The survey is non-intrusive. If you are thinking of buying a property in Carlisle, it is highly advisable to book one, whether a Building Survey (which used to be known as a Full Structural Survey) or a HomeBuyers Report,.

NB If you're a first time buyer, you might wish to click on What is a House Survey to find out more, including what happens during the inspection.

Click to find out how much does a house survey cost (free, no obligation quote)
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Subsidence Inspection

The surveyor will look for signs of subsidence within the property paying special attention to signs of cracking internally and to the external walls. As a rule, if you can fit the width of a 50p into a crack in a wall, it could be a sign of subsidence. Our surveyors will flag in their reports if they feel you need to instruct a structural engineer to review a crack further.


Read more about subsidence

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Damp Testing

There are numerous reasons why a property can be affected by damp. The Surveyor will take samples in the property using a damp meter and assess the condition of the property to provide a report on whether they feel the property is affected by damp. Further investigations maybe suggested including getting a damp and timber specialist. 


Read more about damp testing and repairs

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Identify Infestations

Woodworm, mice, rats and ants are infestations that your don't want in your home. Your surveyor will look for visible signs of mouse droppings, damage to floor boards (when visible) and damage to wiring, carpets or skirting boards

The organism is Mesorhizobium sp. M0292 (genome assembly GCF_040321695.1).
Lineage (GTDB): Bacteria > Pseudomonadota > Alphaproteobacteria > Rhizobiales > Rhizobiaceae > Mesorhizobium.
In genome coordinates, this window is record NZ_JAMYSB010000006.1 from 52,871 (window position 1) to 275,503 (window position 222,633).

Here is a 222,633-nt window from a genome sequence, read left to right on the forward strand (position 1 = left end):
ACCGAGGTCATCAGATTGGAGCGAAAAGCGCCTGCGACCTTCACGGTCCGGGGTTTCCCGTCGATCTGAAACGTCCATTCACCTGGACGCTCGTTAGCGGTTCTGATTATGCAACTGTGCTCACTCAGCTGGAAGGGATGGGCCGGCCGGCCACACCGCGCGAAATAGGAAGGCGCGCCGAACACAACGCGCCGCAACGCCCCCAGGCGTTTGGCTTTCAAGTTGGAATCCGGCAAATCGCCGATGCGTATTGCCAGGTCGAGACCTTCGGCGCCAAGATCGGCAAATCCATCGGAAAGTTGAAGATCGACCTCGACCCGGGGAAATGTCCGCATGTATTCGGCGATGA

Read more about infestations

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Asbestos

Prior to its banned use, asbestos was a commonly used building material, particularly as part of cement products, floor tiles and roofing shingles. Asbestos was used for its durability and resistance to heat and is commonly found in artex ceilings, garage roofing and chimney stacks. Your surveyor will confirm if they suspect any materials in the property have asbestos and if so, suggest getting an asbestos surveyor to intrusively taking samples of the asbestos to confirm the type.


Read more about asbestos

If the Home Buyers Survey shows up any such problems, our appointed surveyor will explain to you what you should do to get more in-depth information about the type and scope of the matter and what is required to fix it.

If you are worried about any defects that you think your property in Carlisle has, we strongly recommend you get a Home Buyers Survey as the cost of remedying the problem might grow to many thousands of pounds as time progresses.

You can find a local RICS surveyor by using the search at the bottom RHS of this page.

Survey tips for properties in Carlisle


Carlisle is a city and the largest settlement in Cumbria in the far northwest of England. It was originally a Roman settlement, built to serve the forts on Hadrian's Wall and Carlisle Castle was built in 1092. It became an important mill town during the Industrial Revolution.